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Family Dispute

(37 Posts)
UnicornDaisy Thu 16-May-19 12:08:19

Myself and my husband have always had a somewhat strained relationship with BIL and his wife. We just aren’t close, don’t click somehow and the relationship blows a bit hot and cold.

A few months back my BIL took offence at something minor that I did, albeit it was accidental on my part. He made quite a big issue out of it and for my husband it was the final straw. They have caused us offence on many occasions and we’ve always just taken a step back and let it go, maybe just giving them a wide birth until we were over it so my husband was annoyed at his brothers over reaction. I attempted to resolve things with the BIL but it became quickly obvious that in his eyes I go out of my way to offend them (which I don’t!) but anything they have done was of course not deliberate and just an oversight. It was quite evident that I’m just not liked by them! He wanted to air his views on why he dislikes me then wipe the slate clean and move on but I can’t, I was really hurt by some of the things he said! Any attempt I made to express myself was shot down.

Over the last few months BIL has attempted to make contact with my husband. He won’t apologise or accept any fault but wants to draw a line under it. They have involved other family members in an attempt to make us feel guilty and back us in to a corner and have given their version of events which of course paints me as the bad guy and them as completely innocent! This has resulted in family members pressuring us to resolve things.

My husband states that he is done and wants to just leave it. I feel torn, I on one hand hate to see my husband fall out with his only sibling when he doesn’t come from a close nit family but I equally can’t see how we can all just move on like nothing has happened when it’s so obvious they don’t like me and I’m never going to get it right with them. We all have children and feel that it’s sad they will miss out on a relationship but feel it’s more harmful for them to be mixed up in such a toxic mess! In my opinion we have all made mistakes, most of which are innocent mistakes caused by poor communication but unfortunately we are the only ones willing to accept any fault. Anyone been in a similar situation? I just don’t know what to do? Get over it and drag my husband along for the ride for the sake of the wider family or just stay well clear?

HBStowe Thu 16-May-19 12:14:09

I think that since it’s your husband’s family you should follow his lead on this one. If he doesn’t want a relationship, it’s his choice. You poor things, they sound difficult and unpleasant flowers

Gth1234 Thu 16-May-19 12:22:43

Compared with many threads on here, you have a supportive DH, and you are sticking together. I expect there is a larger back story that you may not be aware off. I would leave it - you have tried your best.

NoSauce Thu 16-May-19 12:24:23

What did you do?

Doidontimmm Thu 16-May-19 12:27:10

I think it depends what you did?

Chloemol Thu 16-May-19 12:29:07

I think you needs to follow your husbands lead here and wait for him to be prepared to start contact again. As regards the rest of the family I would simply say to them there are two sides to every story, and whilst you are not prepared to discuss it with them unless your husband wishes to tell them himself it must be serious for your husband to cease contact

UnicornDaisy Thu 16-May-19 12:35:34

Sorry I've tried to be vague as it's quite specific and outing. I can assure you that it was nothing at all bad. He even said himself when I talked to him that it wasn't really about that and he just reacted to that based on the way he feels about me. It was just an excuse to start the argument.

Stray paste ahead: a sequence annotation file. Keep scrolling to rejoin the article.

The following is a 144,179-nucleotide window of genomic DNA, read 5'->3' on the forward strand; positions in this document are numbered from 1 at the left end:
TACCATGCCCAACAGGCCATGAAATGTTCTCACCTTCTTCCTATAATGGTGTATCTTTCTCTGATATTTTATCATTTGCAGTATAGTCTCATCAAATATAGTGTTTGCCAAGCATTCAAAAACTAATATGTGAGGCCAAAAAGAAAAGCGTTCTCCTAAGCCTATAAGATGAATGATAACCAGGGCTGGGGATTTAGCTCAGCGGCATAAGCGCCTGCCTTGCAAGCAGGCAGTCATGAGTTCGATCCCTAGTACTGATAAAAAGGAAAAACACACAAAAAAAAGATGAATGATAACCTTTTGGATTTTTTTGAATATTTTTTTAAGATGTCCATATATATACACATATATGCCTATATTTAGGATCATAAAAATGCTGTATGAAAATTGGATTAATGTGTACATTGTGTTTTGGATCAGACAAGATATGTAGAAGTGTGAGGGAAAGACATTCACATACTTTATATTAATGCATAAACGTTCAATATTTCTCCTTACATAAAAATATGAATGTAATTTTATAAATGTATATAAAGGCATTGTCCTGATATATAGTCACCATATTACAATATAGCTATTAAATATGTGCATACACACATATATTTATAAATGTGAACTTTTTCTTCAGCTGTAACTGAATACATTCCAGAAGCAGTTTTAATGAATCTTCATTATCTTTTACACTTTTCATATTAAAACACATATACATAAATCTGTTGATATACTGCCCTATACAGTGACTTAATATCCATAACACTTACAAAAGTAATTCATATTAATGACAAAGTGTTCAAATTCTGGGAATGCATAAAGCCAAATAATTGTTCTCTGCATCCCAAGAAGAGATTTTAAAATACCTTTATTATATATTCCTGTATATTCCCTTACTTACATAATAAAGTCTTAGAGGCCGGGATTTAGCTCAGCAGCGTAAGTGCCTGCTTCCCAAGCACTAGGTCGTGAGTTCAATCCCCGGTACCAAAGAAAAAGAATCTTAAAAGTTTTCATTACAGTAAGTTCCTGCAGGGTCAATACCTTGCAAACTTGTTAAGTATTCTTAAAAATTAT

Drum2018 Thu 16-May-19 12:35:57

Is it Dh's parents who are pressuring you both to resolve it? You can explain to them how you have tried to resolve things already but bil has said some very hurtful things to you and you are not just going to pretend to get on with him for everyone else's sake. If he dislikes you so much why would he even be bothered wanting a relationship with you? I'd just tell these other relatives to mind their own business and carry on as you are - keeping bil and his wife at arms length.

UnicornDaisy Thu 16-May-19 12:39:35

@Drum2018 I think when he started the issue he expected my DH to stay out of it and was quite shocked when DH stood up to him for the first time. My DH is very placid and BIL is very opinionated and vocal. I don't think BIL expected a backlash and just thought he could say what he wanted and we would all then just carry on as normal. I don't think he actually really does want to be part of our lives I think he's just wants the ball to be in his court and not ours.

TheCatInTheSquare Thu 16-May-19 12:41:09

I would steer clear of them, why make nice with 2 people who have likely never liked you and never will. Life's too short to waste on toxic people.

I'd like to add that I'd be really offended and not feel supported if my husband tried to force me to talk to my own toxic sibling rather than follow my lead. He knows I stopped talking to them for many good reasons.

fedup21 Thu 16-May-19 12:44:04

This totally depends on-:

What you did.
What he said about you.
How much of what he said was true.

RatherBeRiding Thu 16-May-19 12:44:51

Definitely follow your DH's lead on this one - he has grown up with his brother (who sounds like a bully) and obviously has his measure.

Even if you were to "resolve" this and "draw a line under it" (on BIL's terms no doubt), there would be something else further down the line. Then something else, then something else, then something else.....

BIL says quite clearly that he doesn't like you and isn't prepared to try, so why should you put up with this level of unpleasantness for the sake of a mythical family harmony that just doesn't exist?

Your children would be well out of the way of such an unpleasant bullying uncle in any case - what happens when he decides he doesn't like them either?

floribunda18 Thu 16-May-19 12:45:09

I think we need to know what you did.

PregnantSea Thu 16-May-19 12:45:15